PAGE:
Boxing Hand Wraps – All Wrapped Up!
Before we look at the video on wrapping your hands, there is a golden rule that I must make as plain and clear as possible. Never, ever hit a punch bag without appropriate hand protection. Don’t even be tempted to have a little pop as you walk past. The damage that you can do if you don’t have hand wraps or bandaged and protected with gloves is immense.
I’m not talking about nasty little cuts and abrasions here, I’m talking about disintegrated knuckles and shattered metacarpals where the damage is so grave that the hand is permanently disfigured and will never function properly again.
There is a range of options available when it comes to hand protection (I’ve provided a selection at the end of the article), none of which are going to break the bank, so there’s no excuse for not avoiding pain and problems. Hand protection is covered in the main by the following options:
- Boxing Hand Wraps
- Crepe Bandages
- Gel Under Gloves
Boxing Hand Wraps
In the following five minute video I explain exactly how I have been protecting my hands for more years than I can remember by using boxing hand wraps. Hand wraps are a modern progression of the old fashioned crepe bandage.
Hand wraps consist of very tightly woven fabric and are available in a range of colours and are specialised pieces of kit designed for combat sports such as boxing, Muay Thai and Mixed Martial Arts (MMA).
Hand wraps include a loop or ‘partial glove’ at one end (to provide the anchor point to wrap the hands) and a Velcro fastener at the other end, allowing a speedy application. Wraps tend to provide a higher level of protection than crepe bandages and would not ordinarily require the addition of sponge layers to improve protection. That is not to say that you couldn’t put a crepe bandage on underneath a wrap in order to double up your protection.
Go for the longer version of the wrap, that’s 5 yards (4.5 metres).
Check out the video then you can read on to find out about using the crepe alternative and indeed the gel under gloves.
BE ADVISED: If you compete in amateur boxing, and depending upon the country in which you compete, you are only able to use specific brands of wraps during competition, and you certainly cannot use crepe bandages or gel under gloves. Your trainer/coach will be able to advise. Of course in the gym you can use whatever you want 🙂
OK, let’s have a look at the other options for hand protection.
If rather than boxing hand wraps you decide on the option of crepe bandages, there are a few things to consider. Bandages are available at pharmacies/drug-stores and are very hard-wearing. You can have any colour, so long as it’s white, and you should avoid purchasing the basic cotton version as there is no elasticity in these and they really can become quite uncomfortable on the hand.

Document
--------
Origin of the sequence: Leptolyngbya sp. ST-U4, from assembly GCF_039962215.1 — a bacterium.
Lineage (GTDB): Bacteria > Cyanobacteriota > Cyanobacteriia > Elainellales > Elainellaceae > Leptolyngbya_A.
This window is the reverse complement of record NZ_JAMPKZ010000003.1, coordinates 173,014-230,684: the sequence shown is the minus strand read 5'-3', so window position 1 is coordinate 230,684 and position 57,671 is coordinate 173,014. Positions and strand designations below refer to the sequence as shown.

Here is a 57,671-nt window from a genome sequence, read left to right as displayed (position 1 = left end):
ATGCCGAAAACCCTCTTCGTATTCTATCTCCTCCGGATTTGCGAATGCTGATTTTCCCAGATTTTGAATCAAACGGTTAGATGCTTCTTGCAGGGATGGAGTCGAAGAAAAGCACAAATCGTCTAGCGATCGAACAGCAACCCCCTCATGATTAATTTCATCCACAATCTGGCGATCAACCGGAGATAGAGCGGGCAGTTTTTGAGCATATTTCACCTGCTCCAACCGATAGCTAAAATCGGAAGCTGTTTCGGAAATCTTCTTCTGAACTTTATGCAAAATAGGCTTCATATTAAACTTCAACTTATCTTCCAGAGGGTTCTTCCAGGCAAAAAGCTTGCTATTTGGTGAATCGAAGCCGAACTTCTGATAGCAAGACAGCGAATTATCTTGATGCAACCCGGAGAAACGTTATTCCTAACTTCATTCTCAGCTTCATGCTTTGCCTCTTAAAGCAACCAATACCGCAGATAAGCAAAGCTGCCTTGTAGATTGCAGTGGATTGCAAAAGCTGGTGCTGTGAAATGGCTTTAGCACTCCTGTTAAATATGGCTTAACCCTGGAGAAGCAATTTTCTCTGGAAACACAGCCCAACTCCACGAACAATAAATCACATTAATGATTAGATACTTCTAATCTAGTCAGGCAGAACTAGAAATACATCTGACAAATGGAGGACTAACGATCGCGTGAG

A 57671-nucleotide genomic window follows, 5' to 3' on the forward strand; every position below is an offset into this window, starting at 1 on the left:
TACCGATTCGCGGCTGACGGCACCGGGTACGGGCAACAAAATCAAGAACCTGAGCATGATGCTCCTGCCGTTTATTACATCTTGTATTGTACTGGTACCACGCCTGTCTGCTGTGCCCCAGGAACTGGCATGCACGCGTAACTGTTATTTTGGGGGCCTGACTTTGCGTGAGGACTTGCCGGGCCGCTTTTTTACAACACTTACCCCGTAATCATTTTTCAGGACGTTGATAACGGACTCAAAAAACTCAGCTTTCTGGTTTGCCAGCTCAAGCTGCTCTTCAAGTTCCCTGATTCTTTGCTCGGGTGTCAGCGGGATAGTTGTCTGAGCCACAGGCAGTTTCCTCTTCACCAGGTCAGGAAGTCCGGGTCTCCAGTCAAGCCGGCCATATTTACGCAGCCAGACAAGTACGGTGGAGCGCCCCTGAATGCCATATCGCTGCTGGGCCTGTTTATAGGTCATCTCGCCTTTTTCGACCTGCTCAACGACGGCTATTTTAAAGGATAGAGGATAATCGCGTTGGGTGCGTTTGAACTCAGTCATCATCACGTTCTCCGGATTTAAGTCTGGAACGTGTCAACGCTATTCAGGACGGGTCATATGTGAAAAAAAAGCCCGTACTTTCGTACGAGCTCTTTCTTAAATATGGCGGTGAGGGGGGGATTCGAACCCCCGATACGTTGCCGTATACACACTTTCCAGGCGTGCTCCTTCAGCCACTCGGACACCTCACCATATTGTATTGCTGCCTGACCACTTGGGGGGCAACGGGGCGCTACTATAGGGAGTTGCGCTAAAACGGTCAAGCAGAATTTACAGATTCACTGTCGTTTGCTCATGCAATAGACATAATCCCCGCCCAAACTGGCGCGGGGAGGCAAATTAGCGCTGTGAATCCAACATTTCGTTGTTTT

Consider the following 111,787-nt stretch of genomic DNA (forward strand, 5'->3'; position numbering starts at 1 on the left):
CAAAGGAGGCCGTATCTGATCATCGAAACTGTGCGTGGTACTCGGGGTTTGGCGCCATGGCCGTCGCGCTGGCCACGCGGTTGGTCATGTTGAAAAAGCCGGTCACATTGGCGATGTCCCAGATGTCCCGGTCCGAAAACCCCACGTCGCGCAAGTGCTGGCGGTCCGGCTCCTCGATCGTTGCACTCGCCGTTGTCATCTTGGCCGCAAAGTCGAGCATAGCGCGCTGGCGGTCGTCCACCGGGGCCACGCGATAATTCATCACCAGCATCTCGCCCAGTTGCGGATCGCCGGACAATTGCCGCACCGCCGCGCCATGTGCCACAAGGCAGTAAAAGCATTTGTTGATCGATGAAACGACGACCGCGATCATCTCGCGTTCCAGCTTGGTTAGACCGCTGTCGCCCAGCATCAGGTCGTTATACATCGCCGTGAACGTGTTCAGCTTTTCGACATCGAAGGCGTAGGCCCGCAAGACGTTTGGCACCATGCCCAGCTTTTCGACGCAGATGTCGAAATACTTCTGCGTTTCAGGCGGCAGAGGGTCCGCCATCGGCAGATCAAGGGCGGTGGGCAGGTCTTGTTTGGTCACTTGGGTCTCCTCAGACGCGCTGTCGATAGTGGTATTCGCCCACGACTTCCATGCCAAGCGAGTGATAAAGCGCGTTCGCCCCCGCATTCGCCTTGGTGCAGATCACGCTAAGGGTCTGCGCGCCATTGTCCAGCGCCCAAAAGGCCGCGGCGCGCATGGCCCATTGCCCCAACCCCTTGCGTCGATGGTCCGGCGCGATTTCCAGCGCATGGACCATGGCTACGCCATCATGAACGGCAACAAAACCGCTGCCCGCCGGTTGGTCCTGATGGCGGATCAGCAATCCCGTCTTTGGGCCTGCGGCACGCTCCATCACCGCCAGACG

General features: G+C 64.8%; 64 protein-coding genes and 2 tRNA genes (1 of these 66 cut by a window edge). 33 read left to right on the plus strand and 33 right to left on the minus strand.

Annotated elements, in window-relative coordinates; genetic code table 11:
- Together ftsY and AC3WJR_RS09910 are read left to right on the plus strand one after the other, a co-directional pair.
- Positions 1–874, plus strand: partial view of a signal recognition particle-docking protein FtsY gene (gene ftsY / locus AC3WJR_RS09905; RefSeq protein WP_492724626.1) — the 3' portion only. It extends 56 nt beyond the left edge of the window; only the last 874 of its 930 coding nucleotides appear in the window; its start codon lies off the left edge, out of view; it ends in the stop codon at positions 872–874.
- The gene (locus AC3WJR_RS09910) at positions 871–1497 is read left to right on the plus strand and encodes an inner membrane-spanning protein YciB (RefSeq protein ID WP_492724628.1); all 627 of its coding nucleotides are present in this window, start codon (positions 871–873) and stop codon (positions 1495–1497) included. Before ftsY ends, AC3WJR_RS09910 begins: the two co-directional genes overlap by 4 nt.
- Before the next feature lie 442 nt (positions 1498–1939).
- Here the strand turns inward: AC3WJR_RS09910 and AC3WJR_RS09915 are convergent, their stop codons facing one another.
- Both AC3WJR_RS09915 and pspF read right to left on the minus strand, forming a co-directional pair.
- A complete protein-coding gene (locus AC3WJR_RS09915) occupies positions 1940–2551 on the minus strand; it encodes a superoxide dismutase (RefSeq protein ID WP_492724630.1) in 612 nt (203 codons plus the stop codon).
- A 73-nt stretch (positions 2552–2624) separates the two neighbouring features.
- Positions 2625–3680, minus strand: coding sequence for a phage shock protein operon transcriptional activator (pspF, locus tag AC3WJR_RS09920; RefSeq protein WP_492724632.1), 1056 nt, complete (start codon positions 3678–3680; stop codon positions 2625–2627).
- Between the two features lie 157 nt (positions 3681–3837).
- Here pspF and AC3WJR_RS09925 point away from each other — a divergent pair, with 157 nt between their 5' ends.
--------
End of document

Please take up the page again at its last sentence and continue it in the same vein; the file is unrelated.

It’s helpful to make a small incision at one end of the bandage to allow the thumb to be threaded through (the equivalent of the loop on the boxing hand wrap); this makes the process of wrapping the hands easier.
I have always found that a bandage of 3″ (7.5 cm) width and 5 yds (4.5 metres) in length is perfect. The length is important because the ideal way to wrap the hands is to feed the bandage in between the fingers and some way up the wrist. As described in the video, feeding the bandages through the fingers prevents the bandages riding up the hand when hitting the bag, thus avoiding leaving the knuckle area unprotected.
Gel Under Gloves
Finally are the modern gel-filled under gloves (overleaf). This type of hand protection has become more common in boxing in recent years. They are a more expensive form of hand protection, and although their use has become more common, the hand-wraps remain more widespread in boxing. Under-gloves tend to be marketed as a convenient alternative to bandages or wraps, so there may well be compromises in terms of hand protection.
I would suggest that if you are going to try these types of gloves, ensure that they fit the hand perfectly. If there is any movement of the glove across the hand, then it is highly likely that significant friction-type injuries will be caused to the knuckles. Whilst these injuries are not terribly serious, they can be very annoying and troublesome over time.
I’d also be concerned that the many stitched joins could be a source of weakness where damage could occur. My personal preference remains hand wraps or bandages; gel-filled under-gloves have yet to convince this traditionalist.
On a final note, I will again emphasise the importance of protecting your hands, after all they need to last you for the rest of your life! Gloves alone cannot provide the necessary armour. Repeated blows against a heavy bag (or the even more implacable maize bag) are going put massive stress on your hands and wrists particularly as your power develops.
Take protecting your hands seriously and enjoy bag work without the threat of causing lasting damage to the ‘tools of the trade’.
Below are some options from Amazon that I would choose if selecting from wraps and gel-gloves.
BOXING HAND WRAPS (US):
UNDER GLOVES (US):
CREPE BANDAGES (US):
BOXING HAND WRAPS (UK):
UNDER GLOVES (UK):
CREPE BANDAGES (UK):
If you have any comments or questions then let me know below.
PS – Please note that if you click on one of the above Amazon links and subsequently make a purchase, I make a small commission. Da Law says I gots to tell you this 🙂